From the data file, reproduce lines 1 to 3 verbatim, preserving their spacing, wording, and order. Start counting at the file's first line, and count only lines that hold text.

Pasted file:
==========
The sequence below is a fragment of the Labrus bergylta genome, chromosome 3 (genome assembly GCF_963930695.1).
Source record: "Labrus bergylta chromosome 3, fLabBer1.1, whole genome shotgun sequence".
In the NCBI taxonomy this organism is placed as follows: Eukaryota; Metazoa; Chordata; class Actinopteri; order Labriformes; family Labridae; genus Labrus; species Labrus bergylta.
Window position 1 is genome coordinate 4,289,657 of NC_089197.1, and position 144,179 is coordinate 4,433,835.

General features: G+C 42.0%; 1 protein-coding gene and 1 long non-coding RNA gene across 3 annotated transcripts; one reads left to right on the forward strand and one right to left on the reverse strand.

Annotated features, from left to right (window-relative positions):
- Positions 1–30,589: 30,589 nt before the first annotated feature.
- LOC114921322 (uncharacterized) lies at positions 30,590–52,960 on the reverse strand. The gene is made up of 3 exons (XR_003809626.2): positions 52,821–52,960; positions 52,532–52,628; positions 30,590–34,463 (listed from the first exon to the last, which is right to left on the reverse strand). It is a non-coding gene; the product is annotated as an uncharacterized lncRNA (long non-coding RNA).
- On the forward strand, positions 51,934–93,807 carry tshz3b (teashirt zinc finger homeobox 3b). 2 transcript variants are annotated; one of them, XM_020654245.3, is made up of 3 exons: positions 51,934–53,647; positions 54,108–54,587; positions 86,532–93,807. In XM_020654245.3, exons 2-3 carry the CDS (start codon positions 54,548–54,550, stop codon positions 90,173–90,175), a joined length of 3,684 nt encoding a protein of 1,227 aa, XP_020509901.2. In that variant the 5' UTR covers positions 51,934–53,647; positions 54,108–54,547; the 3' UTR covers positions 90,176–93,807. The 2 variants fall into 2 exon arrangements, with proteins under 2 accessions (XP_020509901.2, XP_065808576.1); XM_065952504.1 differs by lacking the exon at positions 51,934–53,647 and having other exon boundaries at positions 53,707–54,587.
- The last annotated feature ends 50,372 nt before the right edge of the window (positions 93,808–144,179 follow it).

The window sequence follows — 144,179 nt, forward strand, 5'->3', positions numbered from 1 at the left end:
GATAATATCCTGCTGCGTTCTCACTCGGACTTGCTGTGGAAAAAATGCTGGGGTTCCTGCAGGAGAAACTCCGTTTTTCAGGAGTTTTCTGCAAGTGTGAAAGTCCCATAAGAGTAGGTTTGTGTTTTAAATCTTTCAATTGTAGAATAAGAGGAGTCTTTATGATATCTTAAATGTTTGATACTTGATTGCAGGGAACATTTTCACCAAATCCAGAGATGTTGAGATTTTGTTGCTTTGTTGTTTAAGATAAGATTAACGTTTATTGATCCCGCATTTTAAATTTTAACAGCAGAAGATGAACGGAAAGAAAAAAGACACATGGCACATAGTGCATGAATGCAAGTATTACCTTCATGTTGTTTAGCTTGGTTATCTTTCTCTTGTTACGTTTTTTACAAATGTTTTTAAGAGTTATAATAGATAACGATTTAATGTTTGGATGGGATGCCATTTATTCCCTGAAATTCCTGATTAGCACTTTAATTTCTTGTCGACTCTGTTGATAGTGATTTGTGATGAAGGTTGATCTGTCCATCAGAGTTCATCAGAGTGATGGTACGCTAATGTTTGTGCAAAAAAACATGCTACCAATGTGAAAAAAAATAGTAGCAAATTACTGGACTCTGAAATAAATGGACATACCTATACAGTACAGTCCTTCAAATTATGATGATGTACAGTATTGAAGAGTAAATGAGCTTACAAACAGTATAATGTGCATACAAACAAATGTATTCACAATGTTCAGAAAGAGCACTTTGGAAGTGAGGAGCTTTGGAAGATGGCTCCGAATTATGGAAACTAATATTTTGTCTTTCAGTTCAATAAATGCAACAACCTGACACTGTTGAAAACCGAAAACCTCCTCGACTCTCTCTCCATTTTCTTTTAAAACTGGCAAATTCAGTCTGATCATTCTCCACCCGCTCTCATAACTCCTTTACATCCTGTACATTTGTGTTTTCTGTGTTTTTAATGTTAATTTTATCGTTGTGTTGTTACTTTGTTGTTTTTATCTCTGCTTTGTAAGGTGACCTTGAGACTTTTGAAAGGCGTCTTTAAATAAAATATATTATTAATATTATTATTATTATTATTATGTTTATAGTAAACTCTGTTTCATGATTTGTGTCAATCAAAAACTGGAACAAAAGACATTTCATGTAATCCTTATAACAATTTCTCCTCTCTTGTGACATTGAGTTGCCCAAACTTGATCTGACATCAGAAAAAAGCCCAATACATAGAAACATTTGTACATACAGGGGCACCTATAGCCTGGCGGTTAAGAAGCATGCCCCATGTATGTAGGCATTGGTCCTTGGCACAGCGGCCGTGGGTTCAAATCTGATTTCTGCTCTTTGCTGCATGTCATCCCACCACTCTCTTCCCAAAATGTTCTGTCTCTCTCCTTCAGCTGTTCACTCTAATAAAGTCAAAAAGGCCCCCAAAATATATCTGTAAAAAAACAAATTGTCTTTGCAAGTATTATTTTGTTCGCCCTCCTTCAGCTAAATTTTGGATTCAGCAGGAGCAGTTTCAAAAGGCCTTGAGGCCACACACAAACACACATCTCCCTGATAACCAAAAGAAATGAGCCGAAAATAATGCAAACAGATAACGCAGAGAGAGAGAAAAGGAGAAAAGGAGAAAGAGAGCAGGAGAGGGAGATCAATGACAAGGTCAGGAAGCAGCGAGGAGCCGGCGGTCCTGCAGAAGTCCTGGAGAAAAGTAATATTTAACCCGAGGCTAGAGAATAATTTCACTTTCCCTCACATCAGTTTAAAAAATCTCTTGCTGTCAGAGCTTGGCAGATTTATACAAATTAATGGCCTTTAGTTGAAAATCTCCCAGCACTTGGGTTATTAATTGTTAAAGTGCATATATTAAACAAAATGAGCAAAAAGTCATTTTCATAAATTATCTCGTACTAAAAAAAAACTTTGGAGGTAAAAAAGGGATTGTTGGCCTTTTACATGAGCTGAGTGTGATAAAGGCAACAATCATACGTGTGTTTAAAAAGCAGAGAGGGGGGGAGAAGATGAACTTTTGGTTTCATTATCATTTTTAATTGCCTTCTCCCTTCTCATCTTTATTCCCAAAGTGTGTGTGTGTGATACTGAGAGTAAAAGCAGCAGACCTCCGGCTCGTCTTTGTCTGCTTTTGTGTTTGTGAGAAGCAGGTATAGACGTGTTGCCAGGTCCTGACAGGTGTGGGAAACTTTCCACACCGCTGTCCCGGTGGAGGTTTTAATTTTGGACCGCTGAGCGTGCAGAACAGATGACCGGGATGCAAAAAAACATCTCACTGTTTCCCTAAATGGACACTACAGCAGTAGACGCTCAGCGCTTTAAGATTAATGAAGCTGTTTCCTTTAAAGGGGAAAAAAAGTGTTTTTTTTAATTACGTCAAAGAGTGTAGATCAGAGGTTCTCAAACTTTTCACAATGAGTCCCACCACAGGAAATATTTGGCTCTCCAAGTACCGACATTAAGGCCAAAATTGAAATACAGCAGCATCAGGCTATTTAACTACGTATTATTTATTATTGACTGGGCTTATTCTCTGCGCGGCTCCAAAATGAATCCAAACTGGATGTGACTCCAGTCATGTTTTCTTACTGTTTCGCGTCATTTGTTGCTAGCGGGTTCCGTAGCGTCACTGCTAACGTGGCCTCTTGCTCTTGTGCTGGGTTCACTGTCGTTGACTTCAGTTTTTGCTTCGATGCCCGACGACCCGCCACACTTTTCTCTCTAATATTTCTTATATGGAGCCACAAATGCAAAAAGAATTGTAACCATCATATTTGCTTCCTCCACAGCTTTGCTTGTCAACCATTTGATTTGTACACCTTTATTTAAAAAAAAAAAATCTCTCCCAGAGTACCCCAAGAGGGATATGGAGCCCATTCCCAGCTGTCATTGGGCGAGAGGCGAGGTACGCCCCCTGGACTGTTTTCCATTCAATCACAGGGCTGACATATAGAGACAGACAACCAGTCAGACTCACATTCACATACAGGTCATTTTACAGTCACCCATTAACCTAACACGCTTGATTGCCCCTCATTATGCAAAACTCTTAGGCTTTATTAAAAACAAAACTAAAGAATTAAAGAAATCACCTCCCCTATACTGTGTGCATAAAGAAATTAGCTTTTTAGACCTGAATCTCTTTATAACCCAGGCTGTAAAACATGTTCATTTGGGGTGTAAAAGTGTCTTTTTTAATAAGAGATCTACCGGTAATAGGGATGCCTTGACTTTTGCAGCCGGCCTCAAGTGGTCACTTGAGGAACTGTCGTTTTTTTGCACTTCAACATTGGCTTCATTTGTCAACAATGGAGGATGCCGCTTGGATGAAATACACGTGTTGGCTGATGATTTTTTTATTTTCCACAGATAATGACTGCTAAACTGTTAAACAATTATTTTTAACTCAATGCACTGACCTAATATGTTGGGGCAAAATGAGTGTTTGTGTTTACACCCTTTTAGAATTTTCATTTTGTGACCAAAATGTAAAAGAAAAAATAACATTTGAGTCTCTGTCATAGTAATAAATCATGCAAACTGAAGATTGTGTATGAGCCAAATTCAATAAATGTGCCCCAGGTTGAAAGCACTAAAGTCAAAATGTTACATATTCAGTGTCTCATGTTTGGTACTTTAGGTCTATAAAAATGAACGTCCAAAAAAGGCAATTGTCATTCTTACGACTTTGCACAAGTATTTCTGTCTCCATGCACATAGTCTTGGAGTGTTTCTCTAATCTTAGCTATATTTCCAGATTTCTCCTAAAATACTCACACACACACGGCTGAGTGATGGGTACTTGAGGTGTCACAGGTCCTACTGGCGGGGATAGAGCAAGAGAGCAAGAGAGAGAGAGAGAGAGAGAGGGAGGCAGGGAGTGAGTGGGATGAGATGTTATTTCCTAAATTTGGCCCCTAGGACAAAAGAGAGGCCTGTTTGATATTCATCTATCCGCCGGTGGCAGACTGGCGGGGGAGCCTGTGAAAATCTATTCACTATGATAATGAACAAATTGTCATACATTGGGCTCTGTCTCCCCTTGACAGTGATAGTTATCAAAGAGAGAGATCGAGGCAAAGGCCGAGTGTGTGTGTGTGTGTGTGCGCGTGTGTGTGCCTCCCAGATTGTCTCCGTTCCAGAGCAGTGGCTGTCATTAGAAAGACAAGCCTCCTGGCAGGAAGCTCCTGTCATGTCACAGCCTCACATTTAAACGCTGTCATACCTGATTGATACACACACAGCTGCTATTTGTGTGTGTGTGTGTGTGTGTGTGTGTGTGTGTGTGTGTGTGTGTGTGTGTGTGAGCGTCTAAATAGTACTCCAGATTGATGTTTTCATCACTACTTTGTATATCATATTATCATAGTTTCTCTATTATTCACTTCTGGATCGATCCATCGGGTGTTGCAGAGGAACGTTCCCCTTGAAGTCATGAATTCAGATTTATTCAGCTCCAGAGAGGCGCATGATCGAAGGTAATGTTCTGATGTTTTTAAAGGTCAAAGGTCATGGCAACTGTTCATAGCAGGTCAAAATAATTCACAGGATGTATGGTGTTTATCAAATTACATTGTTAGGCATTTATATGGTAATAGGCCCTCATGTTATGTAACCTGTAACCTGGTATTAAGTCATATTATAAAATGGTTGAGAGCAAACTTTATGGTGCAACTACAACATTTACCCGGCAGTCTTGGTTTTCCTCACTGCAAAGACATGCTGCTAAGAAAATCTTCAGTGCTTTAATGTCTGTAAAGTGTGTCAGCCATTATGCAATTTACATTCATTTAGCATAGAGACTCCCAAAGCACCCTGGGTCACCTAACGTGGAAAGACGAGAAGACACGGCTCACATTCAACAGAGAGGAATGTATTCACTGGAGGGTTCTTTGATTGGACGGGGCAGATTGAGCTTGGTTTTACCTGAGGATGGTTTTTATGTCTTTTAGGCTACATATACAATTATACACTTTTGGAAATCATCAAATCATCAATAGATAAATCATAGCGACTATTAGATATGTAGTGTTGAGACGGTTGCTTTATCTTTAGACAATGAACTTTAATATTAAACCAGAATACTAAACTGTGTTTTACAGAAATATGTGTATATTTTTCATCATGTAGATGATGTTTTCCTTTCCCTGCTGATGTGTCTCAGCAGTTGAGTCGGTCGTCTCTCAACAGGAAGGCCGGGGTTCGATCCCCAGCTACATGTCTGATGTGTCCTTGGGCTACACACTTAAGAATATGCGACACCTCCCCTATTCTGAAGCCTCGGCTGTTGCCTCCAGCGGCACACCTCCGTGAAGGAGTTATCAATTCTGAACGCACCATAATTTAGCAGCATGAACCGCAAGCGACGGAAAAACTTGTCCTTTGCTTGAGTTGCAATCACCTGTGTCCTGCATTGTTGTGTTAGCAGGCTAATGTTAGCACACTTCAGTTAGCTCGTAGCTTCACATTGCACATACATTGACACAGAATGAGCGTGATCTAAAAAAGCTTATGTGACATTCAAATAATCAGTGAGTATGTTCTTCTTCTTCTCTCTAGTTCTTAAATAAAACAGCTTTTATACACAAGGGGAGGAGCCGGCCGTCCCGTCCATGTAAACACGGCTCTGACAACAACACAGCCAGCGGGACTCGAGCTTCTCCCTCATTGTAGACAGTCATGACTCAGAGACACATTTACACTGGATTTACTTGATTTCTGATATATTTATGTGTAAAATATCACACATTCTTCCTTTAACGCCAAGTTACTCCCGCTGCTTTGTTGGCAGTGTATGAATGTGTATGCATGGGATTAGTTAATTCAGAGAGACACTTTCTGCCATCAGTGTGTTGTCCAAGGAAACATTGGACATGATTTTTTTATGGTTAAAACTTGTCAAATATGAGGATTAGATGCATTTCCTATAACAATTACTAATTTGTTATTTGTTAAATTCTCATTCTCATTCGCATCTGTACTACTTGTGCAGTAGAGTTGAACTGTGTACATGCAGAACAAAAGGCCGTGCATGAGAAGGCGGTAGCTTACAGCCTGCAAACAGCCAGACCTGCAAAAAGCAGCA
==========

The sequence below is a fragment of the Labrus bergylta genome, chromosome 3 (genome assembly GCF_963930695.1).
Source record: "Labrus bergylta chromosome 3, fLabBer1.1, whole genome shotgun sequence".
In the NCBI taxonomy this organism is placed as follows: Eukaryota; Metazoa; Chordata; class Actinopteri; order Labriformes; family Labridae; genus Labrus; species Labrus bergylta.